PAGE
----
The American Health Care Act

The American Health Care Act is among the health-related bills that require the support from the majority of the housing member as well as the Senate who will pass the act to become law. I support the bill because I believe that it will transform the healthcare sector in the United States. Before the bill becomes law, it has to pass through all the legislative stages that are meant to scrutinize the bill before it can become law. The different legislative stages are intended to ensure all the aspects related to the proposed bill are taken care of to ensure that the law is not exploited.

The stage that I believe is important in the development of the bill is stage four where Congress is tasked with the responsibility of scrutinizing the bill (Soule and Brayden). The members of Congress get the opportunity to discuss and give views about what they think of the bill. There are various stages that the bill has to go through before it can become law. All the bill pass through the same process although the bills have different perspectives.

The bill begins at the drafting stage where the ‘mover’ of the bills craft the bill from scratch based on what needs to be included. The drafted bill is then introduced to the house of the representatives and the Senate for consideration (Longley). Once the bill has been introduced, it becomes a sponsored bill. The house then adopted the bill and referred to different committees.  The American Health Care Act needs to pass through the health committee in the Congress. The committee is responsible for carrying out research and presenting their report of the research to the Congress including their suggestions. The committee then presents the bill to their full house where the legislators have the opportunity to discuss the bill and then vote on whether to accept it or reject if the bill passes the voting, then it’s presented to the president for signing to become law.

I would recommend the nurses to lobby their representative in the Congress for the proposed law to be voted and become law (Singleton and Kelly, 84). The house representatives for this bill are Chris Collins (R – NY – 27), Janice Schakowsky (D –IL -09), Patrick Tiberi (R – OH – 12) and Ron Kind (D – WI – 3), whereas the senators are Susan M. Collins (R – ME) and Ben Cardin (D – MD). Senators Collins and Cardin are sponsors to the bill with 52 Cosponsors in the Senate and 206 in the House (Legislation, n.d.). If one can convince them to vote the bill, it will increase the chances of the bill passing and becoming a law. One of them need to sponsor the bill and present it before parliament to be legislated; the other members are to offer help and moral support.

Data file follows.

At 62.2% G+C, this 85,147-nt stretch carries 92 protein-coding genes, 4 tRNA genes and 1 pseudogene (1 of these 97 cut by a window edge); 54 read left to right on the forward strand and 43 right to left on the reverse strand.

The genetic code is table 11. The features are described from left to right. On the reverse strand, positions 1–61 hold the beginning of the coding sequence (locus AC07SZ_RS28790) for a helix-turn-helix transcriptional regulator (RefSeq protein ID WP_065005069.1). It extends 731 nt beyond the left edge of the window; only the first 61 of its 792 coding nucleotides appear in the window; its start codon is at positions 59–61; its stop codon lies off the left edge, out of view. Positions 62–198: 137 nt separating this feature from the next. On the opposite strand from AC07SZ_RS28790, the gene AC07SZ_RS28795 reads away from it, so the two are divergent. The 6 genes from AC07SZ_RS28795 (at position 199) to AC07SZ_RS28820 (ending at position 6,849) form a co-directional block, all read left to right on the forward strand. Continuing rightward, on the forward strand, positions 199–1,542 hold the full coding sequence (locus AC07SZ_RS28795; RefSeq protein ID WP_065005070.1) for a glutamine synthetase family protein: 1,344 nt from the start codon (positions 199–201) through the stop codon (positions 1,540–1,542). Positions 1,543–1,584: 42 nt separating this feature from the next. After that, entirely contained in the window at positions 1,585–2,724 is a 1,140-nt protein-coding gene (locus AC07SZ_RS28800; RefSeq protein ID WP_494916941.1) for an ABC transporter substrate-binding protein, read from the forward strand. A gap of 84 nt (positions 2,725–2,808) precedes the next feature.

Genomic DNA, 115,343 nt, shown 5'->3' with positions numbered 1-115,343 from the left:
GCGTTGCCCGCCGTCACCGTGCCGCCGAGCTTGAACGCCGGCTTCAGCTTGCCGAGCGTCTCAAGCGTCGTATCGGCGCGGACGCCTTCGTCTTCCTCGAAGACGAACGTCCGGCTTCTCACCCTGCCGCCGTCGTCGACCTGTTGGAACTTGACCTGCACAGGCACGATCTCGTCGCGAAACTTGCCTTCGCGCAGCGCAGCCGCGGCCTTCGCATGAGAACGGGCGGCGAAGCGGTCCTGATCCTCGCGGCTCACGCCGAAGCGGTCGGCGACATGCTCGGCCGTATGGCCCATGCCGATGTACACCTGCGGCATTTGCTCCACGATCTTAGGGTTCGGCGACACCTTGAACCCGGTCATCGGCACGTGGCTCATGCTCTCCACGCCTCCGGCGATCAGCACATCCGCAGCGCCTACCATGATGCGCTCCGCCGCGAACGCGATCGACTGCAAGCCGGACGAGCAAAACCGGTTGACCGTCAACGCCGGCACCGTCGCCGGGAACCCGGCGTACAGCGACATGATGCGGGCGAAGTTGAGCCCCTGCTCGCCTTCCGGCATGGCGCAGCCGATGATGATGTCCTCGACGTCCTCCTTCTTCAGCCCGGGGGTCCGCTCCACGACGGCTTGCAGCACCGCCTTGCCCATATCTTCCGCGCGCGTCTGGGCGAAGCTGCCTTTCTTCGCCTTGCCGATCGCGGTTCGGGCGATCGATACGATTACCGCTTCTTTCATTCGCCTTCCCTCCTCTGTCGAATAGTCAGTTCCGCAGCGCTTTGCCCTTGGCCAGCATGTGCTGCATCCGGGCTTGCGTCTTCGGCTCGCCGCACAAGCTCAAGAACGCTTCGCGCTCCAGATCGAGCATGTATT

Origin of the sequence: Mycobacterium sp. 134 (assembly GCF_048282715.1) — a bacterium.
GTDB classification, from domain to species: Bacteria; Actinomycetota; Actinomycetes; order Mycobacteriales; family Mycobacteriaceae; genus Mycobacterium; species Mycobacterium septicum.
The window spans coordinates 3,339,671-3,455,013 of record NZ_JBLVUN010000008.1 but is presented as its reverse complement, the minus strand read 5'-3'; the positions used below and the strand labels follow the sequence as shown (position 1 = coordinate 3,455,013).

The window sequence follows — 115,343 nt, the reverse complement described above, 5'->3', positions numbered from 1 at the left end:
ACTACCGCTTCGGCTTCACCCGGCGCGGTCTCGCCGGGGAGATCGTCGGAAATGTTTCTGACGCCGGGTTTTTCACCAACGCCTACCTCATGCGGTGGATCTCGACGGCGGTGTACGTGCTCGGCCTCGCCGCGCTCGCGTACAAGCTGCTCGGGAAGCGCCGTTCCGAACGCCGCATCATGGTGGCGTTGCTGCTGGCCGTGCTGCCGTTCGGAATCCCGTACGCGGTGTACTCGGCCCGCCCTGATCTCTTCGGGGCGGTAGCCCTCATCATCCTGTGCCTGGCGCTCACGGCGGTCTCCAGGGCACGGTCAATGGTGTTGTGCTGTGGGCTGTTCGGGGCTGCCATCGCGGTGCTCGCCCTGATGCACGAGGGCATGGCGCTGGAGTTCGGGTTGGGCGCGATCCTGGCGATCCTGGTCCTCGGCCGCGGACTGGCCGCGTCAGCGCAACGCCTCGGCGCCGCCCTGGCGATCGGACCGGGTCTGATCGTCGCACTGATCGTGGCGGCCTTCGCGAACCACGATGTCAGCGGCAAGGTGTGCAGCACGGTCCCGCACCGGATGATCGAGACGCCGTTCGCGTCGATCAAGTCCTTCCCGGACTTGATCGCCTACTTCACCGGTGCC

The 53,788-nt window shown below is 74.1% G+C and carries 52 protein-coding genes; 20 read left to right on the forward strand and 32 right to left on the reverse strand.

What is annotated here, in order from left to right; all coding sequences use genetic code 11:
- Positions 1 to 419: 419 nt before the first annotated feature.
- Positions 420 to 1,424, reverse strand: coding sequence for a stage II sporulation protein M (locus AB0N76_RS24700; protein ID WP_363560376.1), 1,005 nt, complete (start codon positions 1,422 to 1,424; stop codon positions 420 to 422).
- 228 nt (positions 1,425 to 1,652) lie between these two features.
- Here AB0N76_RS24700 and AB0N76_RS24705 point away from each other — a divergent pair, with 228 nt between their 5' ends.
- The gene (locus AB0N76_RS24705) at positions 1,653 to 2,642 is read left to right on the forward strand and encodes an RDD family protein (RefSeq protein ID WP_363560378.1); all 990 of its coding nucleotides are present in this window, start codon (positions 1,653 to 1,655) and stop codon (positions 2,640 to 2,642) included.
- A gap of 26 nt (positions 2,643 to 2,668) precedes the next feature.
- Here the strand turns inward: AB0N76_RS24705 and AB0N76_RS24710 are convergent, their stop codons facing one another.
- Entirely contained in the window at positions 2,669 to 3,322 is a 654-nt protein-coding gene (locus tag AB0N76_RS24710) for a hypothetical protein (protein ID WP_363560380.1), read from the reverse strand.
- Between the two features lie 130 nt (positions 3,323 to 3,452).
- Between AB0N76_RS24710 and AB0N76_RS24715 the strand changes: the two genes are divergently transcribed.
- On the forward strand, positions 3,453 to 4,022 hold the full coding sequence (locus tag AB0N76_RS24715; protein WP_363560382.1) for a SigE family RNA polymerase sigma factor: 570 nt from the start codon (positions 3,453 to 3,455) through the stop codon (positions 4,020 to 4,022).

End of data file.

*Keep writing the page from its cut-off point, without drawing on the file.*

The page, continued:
The executive will support the bill because they want to provide quality healthcare to the people. The challenges that the bill is likely to face include requiring huge amounts of finances to be used in the healthcare sector to improve the quality of services offered (Sommers et al., 1123). There could be no judicial changes of the bill because it complies with the constitution; hence the bill is constitutional. Judiciary only has conflicts with regulations that are unconstitutional.

The challenges facing the bill is that it lacked the support of the majority of the legislators who believed that the act would disrupt the healthcare system because many people would not afford the new premiums. The act also wanted to force Americans to purchase the unconstitutional health policy. However, the proposed policy change will change the provision of healthcare for the better by eliminating the challenges faced by people when they are informed that their insurance coverage doesn’t cover all the diseases. The earlier universal healthcare policy gave the government insurance provider the right to cover a few selected diseases locking out other patients.




Works Cited

Longley, Robert. “The Legislative Process: Overview (Video).” Beta.Congress.Gov, 2018,

Singleton, Patrick A., and Kelly J. Clifton. “Considering health in US metropolitan long-range transportation plans: A review of guidance statements and performance measures.” Transport Policy 57 (2017): 79-89.

Sommers, Benjamin D., et al. “Three-year impacts of the Affordable Care Act: improved medical care and health among low-income adults.” Health Affairs 36.6 (2017): 1119-1128.

Soule, Sarah, and Brayden King. “The stages of the policy process and the equal rights amendment, 2001–2018.” American Journal of Sociology 111.6 (2016)